Laser matter interaction at relativistic intensities using 100 TW class laser systems or higher is becoming more and more widespread. One of the critical issues of such laser systems is to let the laser pulse interact at high intensity with the solid target and avoid any pre-plasma. Thus, a high Laser Pulse Contrast Ratio (LPCR) parameter is of prime importance. We present the LPCR characterization of a high repetition 100 TW class laser system. We demonstrate that the generated Amplified Spontaneous Emission (ASE) degrades the overall LPCR performance. We propose a simple way to clean the pulse after the first amplification stage by introducing a solid state saturable absorber which results in a LPCR improvement to better than 1010 with only a 30% energy loss at a 10 Hz repetition rate. We finally correlated this cleaning method with experimental results.
©2011 Optical Society of America
In high-intensity laser-matter interaction experiments, where the field intensity can accelerate particle to relativistic energies, the laser pulse contrast ratio (LPCR) is a crucial parameter to take into consideration. A low contrast ratio can greatly modify the dynamic of energy coupling between the laser pulse and the initial target by producing a pre-plasma that can change the interaction mechanism [1,2].
Here, we define the LPCR as the ratio R between the laser pulse peak intensity Ipeak and any pre-pulse or pedestal intensity Ip, i.e. R = Ipeak/Ip. For high intensity laser systems using the Chirp Pulse Amplification (CPA) technique, several overlapping time scales of the intensity temporal profile should be distinguished, each corresponding to a specific cause of LPCR reduction. On the ns time scale, from a few ns up to approximately 20 ns, insufficient contrast of the amplified laser pulse from its neighboring pulses produced in the oscillator or the regenerative cavity will result in pre-pulses. Below several ns, amplified fluorescence produced by the pumped crystal during the amplification process may propagate along the amplified pulse propagation axis; this Amplification of Spontaneous Emission (ASE) will result in a plateau shaped ns pedestal. In the ps time scale, below a few 10’s of ps, imperfect pulse compression due to deficient laser spectrum manipulations results in a LPCR degradation close to the peak intensity; on this timescale, the LPCR is called the coherent contrast.
When considering the effect of low LPCR, two target parameters are of importance: the ionization threshold and the damage threshold. This difference, related to the LPCR, has been also reported in reference 3. The ionization threshold is intensity dependent. It corresponds to the ionization of the atomic species present in the target and production of a plasma; for example, the ionization threshold is close to 1012 W/cm2 for metals and close to 1013 W/cm2 for dielectrics targets. The presence of a pre-plasma near the target surface before the laser pulse peak intensity modifies the electron gradient density and the nature of the mechanisms leading to laser energy absorption in the target. The damage threshold is fluence dependent. It corresponds to the onset of a phase transition following energy deposition in the solid target and subsequent morphology change. This threshold is a function of the laser pulse duration and the geometry of the target (bulk or thin film). For a low fluence, which depends on the target material, the damage may affect only the first atomic layers and the damage threshold may be difficult to characterize. For the sake of clarity, we will rather consider the ablation threshold that corresponds to a strong solid to gas phase transition with ejection of matter. This threshold has been covered in numerous papers, for example: in metals, its value is close to a few J/cm2 for laser pulse durations of approximately 1 ns . Such a morphology change will affect the energy absorption process and may damage or destroy the target in some cases .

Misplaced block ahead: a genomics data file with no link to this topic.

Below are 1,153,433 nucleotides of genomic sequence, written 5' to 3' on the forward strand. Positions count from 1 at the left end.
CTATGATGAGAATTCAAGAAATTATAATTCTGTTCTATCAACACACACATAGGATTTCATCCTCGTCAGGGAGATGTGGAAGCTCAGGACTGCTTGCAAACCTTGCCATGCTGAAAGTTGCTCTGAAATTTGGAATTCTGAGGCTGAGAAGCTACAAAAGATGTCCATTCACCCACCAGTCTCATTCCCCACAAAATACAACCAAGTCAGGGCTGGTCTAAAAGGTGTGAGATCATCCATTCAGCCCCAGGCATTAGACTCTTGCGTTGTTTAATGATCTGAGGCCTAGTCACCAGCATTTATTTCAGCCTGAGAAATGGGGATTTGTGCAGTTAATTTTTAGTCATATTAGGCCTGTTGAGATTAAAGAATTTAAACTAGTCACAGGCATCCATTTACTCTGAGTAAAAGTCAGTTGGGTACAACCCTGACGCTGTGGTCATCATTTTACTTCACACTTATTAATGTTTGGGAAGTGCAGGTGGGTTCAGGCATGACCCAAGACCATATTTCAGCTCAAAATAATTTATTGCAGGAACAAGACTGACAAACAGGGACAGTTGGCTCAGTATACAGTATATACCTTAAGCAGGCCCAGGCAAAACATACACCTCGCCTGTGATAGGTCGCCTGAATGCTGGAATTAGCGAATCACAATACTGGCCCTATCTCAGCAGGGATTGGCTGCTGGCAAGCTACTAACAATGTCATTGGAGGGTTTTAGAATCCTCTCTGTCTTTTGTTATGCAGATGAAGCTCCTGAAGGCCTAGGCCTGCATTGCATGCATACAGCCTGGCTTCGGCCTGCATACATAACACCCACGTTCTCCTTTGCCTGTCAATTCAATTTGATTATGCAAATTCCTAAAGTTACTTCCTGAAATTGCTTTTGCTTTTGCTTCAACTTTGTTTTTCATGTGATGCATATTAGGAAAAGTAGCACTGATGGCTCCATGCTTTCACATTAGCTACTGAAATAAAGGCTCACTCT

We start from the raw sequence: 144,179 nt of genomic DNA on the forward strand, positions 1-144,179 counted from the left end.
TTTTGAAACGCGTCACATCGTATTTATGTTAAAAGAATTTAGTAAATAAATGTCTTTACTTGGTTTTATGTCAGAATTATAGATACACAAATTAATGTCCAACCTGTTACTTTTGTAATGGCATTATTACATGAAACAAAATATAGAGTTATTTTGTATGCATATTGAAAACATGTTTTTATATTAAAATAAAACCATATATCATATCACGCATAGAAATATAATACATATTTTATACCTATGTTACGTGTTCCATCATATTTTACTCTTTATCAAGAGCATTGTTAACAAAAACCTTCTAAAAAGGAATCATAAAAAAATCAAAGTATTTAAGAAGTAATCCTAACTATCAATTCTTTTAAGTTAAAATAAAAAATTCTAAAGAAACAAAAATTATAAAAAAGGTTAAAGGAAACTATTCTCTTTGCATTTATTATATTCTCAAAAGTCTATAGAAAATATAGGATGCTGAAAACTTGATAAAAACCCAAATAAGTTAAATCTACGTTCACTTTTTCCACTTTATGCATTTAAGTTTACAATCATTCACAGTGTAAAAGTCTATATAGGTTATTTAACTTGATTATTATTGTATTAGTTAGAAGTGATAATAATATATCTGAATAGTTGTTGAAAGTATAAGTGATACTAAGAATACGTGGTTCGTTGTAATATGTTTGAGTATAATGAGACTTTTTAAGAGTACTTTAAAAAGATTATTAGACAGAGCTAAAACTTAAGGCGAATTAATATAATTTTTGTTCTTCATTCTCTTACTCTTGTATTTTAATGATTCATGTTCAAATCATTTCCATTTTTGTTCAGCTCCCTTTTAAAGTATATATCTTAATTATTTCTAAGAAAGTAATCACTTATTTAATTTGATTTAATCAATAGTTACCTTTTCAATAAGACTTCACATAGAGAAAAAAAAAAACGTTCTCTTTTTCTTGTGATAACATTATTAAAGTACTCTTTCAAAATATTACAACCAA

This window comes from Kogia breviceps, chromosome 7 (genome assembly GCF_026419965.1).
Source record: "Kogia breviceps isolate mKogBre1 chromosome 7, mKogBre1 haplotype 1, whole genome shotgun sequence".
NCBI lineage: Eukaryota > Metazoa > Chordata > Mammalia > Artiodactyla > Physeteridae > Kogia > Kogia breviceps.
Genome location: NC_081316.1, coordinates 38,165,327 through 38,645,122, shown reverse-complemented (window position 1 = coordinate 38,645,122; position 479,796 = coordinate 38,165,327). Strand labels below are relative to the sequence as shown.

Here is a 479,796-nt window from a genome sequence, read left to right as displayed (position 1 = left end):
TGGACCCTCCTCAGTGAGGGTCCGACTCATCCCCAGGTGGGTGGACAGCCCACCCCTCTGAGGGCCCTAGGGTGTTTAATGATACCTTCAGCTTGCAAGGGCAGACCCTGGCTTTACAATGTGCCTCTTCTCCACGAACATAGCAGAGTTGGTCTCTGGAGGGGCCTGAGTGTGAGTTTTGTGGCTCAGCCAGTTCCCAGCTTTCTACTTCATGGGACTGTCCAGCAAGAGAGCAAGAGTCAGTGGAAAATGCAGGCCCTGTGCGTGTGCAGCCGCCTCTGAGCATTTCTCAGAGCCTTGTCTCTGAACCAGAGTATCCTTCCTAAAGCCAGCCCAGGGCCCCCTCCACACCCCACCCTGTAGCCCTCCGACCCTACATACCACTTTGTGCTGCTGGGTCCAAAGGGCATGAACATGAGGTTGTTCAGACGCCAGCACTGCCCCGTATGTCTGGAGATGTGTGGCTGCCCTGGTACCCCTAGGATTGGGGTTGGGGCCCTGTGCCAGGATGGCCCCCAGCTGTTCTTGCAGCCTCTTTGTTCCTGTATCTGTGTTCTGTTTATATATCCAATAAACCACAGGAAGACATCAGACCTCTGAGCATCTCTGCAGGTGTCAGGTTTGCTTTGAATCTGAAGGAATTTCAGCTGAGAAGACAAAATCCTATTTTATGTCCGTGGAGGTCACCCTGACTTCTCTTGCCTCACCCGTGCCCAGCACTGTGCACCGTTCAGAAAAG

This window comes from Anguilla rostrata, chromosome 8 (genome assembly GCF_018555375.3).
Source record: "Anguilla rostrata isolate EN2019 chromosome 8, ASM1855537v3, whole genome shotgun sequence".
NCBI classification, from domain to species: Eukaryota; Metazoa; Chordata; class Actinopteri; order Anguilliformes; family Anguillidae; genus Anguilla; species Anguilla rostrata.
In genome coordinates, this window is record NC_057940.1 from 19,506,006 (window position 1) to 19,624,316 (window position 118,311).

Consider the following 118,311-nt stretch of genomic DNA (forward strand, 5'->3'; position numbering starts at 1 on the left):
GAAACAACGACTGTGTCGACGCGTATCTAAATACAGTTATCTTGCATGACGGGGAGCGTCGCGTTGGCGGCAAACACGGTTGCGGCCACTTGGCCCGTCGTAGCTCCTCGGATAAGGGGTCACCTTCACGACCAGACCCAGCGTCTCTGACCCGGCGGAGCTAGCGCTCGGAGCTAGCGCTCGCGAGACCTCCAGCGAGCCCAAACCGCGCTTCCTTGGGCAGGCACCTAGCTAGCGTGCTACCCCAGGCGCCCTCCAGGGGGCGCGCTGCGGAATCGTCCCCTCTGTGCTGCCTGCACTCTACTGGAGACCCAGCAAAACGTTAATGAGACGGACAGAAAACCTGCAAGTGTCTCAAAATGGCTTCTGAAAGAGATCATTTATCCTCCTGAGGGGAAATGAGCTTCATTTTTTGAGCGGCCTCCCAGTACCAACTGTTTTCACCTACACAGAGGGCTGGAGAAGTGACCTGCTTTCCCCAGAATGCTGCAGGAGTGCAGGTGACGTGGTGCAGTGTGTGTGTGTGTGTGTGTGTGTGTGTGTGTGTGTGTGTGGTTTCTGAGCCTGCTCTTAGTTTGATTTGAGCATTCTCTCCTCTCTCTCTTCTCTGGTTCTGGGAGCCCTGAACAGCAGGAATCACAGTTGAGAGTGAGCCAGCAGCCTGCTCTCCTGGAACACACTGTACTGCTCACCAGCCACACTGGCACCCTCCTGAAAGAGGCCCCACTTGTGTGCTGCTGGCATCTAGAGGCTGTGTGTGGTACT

Several techniques have been proposed in order to enhance the LPCR in ultrafast CPA laser system: saturable absorbers [6,7], double CPA laser system , non linear birefringence , cross polarized wave generation (XPW) , plasma mirror  or second harmonic generation .